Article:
By Beth Bily
A business that began in a garage is taking off like never before, and executives say the company is poised to hit $25 million in annual sales within the next five years.
Grand Rapids-based MNSTAR Technologies has been around since 1993, but having grown to 100 FTEs and preparing to begin a footprint expansion within the next two to three years, the company’s local profile is getting larger.
MNSTAR worked with local economic developers to implement a growth strategy. Itasca Economic Development Corp. President and CEO Mark Zimmerman said the company was a stage two firm, with the potential to grow in all 50 states, and just needed a plan to reach that next level. It’s just the kind of company, he said, they hope to help with a regional economic gardening effort that launches this year.
The firm designs and manufactures electronic-related components for emergency vehicles, fleets and the marine industry. It has gained a market foothold in the design and manufacture of electrical wiring harnesses.
The harness is described by company founder and CEO Mike Rhodes as a “plug and play” system that acts as a universal set up for aftermarket vehicle electronics. Company executives take pride in the fact that all harnesses are thoroughly tested and tracked to ensure their customers get an excellent product from the outset.
MNSTAR Technologies may have started out of Rhodes’ garage while he was still working for the Department of Natural Resources, but today it has a sizable footprint on Highway 169 between Grand Rapids and Coleraine.
The company’s headquarters, which Rhodes purchased from Itasca County in 1997, is currently about 23,000 square feet. He and CFO John Damjanovich, however, are quick to note the 30,000 square foot pad in back that’s ready and waiting for expansion.
A bigger footprint isn’t the only growth that’s likely. Damjanovich noted that revenues grew by 38 percent from 2012 to 2013 and they’ve added 25 positions in the last year.
Achieving that growth wasn’t easy, however.
“We started out as a mom and pop operation,” said Rhodes, who described past operations as heavily leveraged. “We’d reached a wall in terms of growth.”
That growth wall meant Rhodes could struggle to fulfill his long-term goal of company stability and to eventually transition to an employee-owned ESOP.
MNSTAR Technologies enlisted the help of IEDC with an eye toward kick starting revenues. The company met with the nonprofit economic development group in 2012 “to discuss overall business, market and financial analysis after a distributor change.”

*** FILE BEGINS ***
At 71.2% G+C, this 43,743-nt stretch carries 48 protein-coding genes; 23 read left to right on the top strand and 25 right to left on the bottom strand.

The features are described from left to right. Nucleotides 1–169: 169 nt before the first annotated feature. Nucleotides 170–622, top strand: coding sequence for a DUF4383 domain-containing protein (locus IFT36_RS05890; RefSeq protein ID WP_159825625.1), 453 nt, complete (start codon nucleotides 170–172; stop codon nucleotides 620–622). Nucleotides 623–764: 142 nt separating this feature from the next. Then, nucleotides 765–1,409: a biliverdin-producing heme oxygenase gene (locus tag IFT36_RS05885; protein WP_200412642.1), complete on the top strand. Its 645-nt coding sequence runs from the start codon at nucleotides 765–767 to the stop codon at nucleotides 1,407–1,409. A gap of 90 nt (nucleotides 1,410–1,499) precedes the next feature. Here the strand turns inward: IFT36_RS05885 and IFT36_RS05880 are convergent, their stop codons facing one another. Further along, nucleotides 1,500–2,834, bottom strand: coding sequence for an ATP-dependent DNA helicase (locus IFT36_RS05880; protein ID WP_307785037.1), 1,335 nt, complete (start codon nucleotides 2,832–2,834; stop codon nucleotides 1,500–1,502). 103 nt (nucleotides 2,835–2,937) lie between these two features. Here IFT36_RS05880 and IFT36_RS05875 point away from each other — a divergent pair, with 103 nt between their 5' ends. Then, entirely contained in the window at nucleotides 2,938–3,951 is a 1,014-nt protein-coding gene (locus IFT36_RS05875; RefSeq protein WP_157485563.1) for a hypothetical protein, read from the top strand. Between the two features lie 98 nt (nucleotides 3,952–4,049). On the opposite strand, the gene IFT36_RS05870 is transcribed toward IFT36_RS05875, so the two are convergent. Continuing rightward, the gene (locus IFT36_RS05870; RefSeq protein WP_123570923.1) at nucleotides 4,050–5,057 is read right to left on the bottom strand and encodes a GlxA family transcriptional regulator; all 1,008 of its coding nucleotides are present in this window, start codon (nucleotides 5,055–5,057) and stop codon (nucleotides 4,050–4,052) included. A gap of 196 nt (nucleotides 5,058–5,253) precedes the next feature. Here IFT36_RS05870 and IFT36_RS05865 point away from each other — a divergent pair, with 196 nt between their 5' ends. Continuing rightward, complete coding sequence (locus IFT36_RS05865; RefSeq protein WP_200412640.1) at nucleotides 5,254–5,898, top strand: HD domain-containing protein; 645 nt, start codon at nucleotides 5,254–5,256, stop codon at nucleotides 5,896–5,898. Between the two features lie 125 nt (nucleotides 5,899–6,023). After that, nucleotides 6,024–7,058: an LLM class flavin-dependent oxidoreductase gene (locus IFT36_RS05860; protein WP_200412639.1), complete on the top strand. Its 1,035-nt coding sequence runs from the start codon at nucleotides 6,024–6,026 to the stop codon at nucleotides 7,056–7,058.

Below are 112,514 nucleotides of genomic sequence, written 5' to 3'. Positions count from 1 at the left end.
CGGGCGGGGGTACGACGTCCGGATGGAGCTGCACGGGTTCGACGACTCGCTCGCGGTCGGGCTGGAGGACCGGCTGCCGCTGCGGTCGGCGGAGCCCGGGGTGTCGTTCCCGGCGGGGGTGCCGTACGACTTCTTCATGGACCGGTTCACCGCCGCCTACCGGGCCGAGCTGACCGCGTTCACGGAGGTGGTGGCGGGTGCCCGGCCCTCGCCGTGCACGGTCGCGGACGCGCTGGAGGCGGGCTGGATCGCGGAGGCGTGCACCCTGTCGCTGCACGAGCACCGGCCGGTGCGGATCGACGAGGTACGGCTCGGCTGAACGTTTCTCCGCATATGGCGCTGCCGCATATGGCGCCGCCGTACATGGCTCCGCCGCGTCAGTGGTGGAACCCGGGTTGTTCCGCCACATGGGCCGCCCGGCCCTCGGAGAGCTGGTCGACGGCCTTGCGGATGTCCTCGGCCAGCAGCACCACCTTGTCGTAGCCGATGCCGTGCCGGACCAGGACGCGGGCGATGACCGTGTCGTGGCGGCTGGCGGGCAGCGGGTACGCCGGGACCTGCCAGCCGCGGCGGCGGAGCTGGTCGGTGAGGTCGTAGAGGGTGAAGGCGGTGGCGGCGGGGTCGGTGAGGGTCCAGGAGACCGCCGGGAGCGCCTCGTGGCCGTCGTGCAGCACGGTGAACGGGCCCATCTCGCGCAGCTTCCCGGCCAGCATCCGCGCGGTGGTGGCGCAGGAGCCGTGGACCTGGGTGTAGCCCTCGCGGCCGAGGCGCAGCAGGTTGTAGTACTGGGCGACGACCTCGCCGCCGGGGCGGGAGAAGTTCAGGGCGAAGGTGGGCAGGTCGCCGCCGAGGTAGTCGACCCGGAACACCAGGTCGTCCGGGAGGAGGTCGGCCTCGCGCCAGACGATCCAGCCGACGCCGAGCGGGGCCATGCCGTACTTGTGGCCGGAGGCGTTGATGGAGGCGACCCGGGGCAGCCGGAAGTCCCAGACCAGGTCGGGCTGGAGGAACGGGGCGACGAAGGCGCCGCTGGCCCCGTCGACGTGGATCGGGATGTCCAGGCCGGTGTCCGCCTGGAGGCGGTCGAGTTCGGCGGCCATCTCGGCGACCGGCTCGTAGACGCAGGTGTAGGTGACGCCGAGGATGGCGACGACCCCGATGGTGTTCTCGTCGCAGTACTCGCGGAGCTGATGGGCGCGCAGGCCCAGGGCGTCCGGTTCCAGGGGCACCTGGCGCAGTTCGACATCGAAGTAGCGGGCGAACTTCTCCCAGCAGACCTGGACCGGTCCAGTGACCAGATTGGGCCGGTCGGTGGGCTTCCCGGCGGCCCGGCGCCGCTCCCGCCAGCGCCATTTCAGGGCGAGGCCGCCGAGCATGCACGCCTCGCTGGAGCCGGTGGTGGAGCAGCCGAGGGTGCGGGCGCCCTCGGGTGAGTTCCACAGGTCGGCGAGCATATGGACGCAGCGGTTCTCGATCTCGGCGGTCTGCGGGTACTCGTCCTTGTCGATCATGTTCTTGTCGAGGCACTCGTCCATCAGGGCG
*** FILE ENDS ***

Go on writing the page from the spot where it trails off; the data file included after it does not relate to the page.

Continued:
Using an assessment of operations, which included input from independent consultant Lisa Walsh, a number of goals were set. Management:
• Established a business team management concept
• Expanded its management team by hiring a CFO
• Established an advisory board to the board of directors
• Developed a better understanding of financial ratios and developed a management dashboard concept
• Established a line of credit with a local bank
• Established a five-year strategic profile
While working with IEDC, the company also targeted its market segments: emergency vehicles, commercial trucks, quality OEM (original equipment manufacturer) companies like Terex, marine and oil/gas apparatus/machine manufacturers.
The resulting goal was 5/5/5 – $5 million in sales in the five targeted markets in five years. It appears they’re on target to meet those goals. Since developing new strategies and ways of doing business, MNSTAR Technologies increased its year-to-date profits by $500,000 (as of the third quarter) in 2013.
Zimmerman said attitude and follow-through were key to the achievement.
“Lots of companies seek outside help then ignore the advice,” Zimmerman said. “They took the advice. We helped them work through their list on a monthly check-up basis.”
The company has more growth planned. In addition to adding square footage, MNSTAR anticipates an annual growth rate of 20 to 25 percent during the next five to six years. Plans also call for growing FTEs to more than 200 as well as the purchase of $750,000 to $1 million in new equipment.
But no matter how much they grow, executives here say they are committed to remaining local and to producing top-of-the-line products.
“Our focus is on quality and customer service,” said Damjanovich. “Our tagline is ‘quality by design.’”
Zimmerman credits the company with the results but also noted that economic developers can play a role in producing concrete outputs and results to grow business in the region.
“Economic development is a gray and nebulous area to people who aren’t involved with us at all,” said Zimmerman. “This is the kind of help we can provide.”